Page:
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U.S. Suspends Oil and Gas Leases in One of Nation’s Largest Wilderness Areas



The US Department of the Interior announced this week that it has suspended all oil and gas drilling activities established under the previous administration at the Arctic Coastal Plain National Wildlife Refuge.

One of the largest undeveloped wilderness areas in the country, the refuge is known for its fragile tundra, its coastal area under which lies 11 billion barrels of oil, and for being an important habitat for caribou, polar bears and birds. In alaska.

After the Bureau of Land Management entered into a lease sale on January 6, it subsequently issued 10-year leases on nine lots covering more than 430,000 acres.

According to a statementA comprehensive environmental review of leases will now be conducted under the National Environmental Policy Act (NEPA). Secretary Order 3401 it will also address legal deficiencies in the environmental review of the current leasing program.

The Department is notifying tenants that it is suspending oil and gas leases in the Arctic Refuge while this review continues, in order to determine whether the leases should be reaffirmed, canceled, or subject to additional mitigation measures.

MORE: Arctic oil drilling plans suffer ‘surprising setback’ as almost ‘no one shows up’ for sale

According to the New York Times, various environmental groups have supported the suspension and are calling for a permanent drilling ban in the Arctic.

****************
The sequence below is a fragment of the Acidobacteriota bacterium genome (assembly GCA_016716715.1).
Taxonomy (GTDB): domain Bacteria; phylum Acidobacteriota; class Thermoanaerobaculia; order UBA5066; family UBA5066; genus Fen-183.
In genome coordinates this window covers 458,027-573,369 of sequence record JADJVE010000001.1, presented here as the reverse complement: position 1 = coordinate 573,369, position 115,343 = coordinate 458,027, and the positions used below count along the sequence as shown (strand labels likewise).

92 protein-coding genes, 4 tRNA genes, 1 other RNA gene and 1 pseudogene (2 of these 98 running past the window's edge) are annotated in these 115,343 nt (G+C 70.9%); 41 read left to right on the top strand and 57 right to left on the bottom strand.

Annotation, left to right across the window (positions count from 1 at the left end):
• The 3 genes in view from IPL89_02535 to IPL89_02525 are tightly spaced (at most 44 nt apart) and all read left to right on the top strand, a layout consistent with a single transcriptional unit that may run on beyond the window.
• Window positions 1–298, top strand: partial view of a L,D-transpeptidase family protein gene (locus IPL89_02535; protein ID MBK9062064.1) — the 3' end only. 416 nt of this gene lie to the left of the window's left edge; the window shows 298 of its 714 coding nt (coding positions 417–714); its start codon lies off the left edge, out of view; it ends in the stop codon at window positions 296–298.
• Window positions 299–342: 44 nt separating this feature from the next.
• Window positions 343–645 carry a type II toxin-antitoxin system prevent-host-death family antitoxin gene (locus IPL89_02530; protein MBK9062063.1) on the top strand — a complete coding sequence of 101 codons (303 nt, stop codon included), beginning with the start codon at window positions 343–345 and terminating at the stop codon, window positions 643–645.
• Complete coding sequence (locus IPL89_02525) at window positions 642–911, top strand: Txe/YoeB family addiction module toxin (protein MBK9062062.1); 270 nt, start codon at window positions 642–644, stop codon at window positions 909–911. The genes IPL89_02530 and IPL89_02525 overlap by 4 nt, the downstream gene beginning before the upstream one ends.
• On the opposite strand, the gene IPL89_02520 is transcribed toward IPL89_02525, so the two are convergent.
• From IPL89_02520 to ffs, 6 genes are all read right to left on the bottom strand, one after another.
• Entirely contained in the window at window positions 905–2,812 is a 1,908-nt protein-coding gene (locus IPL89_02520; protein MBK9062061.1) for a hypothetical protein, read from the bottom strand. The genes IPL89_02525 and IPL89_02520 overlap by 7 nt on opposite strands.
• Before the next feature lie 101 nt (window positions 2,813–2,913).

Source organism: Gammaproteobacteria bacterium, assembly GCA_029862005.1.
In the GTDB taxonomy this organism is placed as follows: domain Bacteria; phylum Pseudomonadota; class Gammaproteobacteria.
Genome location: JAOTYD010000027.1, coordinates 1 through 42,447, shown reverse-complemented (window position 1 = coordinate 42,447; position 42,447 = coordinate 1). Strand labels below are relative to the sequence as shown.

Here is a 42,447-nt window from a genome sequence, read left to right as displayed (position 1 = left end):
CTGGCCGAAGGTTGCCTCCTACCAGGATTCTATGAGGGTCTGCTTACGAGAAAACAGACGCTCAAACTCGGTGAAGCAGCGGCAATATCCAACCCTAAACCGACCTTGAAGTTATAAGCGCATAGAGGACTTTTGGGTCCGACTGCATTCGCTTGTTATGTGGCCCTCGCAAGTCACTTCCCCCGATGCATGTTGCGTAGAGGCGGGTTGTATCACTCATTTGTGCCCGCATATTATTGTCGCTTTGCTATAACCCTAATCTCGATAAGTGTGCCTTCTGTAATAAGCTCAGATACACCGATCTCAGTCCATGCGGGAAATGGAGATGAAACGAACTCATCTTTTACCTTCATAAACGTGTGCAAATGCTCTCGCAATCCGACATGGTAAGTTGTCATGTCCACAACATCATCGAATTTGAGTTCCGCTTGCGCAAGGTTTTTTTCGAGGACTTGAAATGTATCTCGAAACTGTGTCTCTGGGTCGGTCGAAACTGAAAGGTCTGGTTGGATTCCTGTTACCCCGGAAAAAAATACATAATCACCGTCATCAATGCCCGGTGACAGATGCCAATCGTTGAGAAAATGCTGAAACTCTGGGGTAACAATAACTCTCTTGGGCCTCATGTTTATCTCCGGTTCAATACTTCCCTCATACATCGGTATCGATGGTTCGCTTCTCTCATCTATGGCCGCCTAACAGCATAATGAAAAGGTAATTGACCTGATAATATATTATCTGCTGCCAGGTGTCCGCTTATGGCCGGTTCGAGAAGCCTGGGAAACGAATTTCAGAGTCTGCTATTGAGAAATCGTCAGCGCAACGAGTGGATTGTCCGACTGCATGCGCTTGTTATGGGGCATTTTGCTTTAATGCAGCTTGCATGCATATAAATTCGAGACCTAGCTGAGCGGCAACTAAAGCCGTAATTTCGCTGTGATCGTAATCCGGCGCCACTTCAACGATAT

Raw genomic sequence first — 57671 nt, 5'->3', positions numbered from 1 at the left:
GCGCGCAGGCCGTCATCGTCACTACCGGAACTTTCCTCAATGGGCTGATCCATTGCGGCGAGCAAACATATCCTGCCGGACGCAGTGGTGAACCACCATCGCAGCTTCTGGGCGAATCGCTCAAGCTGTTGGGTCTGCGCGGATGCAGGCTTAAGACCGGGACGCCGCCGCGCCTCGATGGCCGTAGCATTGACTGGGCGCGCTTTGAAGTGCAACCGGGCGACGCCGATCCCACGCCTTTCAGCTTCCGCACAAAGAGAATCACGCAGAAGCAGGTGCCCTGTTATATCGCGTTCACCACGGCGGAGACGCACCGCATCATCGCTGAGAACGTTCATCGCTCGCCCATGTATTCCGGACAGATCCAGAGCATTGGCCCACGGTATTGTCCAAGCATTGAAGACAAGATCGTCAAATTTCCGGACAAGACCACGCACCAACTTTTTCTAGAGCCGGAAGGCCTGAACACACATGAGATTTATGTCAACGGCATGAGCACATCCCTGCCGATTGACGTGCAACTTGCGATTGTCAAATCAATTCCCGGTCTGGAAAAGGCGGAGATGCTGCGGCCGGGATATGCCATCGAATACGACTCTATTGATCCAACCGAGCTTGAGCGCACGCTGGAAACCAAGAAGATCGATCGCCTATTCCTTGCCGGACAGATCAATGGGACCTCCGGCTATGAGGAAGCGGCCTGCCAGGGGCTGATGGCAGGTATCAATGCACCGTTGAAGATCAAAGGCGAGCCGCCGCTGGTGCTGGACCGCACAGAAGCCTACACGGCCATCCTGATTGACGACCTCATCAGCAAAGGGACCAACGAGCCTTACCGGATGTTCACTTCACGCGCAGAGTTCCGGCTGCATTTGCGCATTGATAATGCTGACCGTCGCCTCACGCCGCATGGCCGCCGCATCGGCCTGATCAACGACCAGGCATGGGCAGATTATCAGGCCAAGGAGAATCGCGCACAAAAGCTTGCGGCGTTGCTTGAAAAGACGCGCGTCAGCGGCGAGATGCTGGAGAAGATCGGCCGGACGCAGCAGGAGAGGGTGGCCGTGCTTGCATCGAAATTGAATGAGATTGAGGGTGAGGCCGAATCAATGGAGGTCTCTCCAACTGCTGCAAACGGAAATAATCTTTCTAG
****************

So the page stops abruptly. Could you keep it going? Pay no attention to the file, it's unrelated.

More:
“Until the leases are canceled, they will continue to pose a threat to one of the wildest places left in America,” said Kristen Miller, acting director of the Alaska Wilderness League. The times. “We now hope that the administration and Congress will prioritize the legislative repeal of the oil lease mandate and restore protections to the Arctic Refuge coastal plain.”

In one statementMore than a dozen indigenous and conservation organizations thanked the current administration for taking steps to protect the land.

“These lands are sacred to the Gwich’in and Iñupiat peoples and raised for porcupine caribou, polar bears and millions of migratory birds,” they wrote.

“However, more work remains to be done and we look forward to working with the administration on stronger action to correct this illegal leasing program and preserve one of the most majestic public lands in our nation.”

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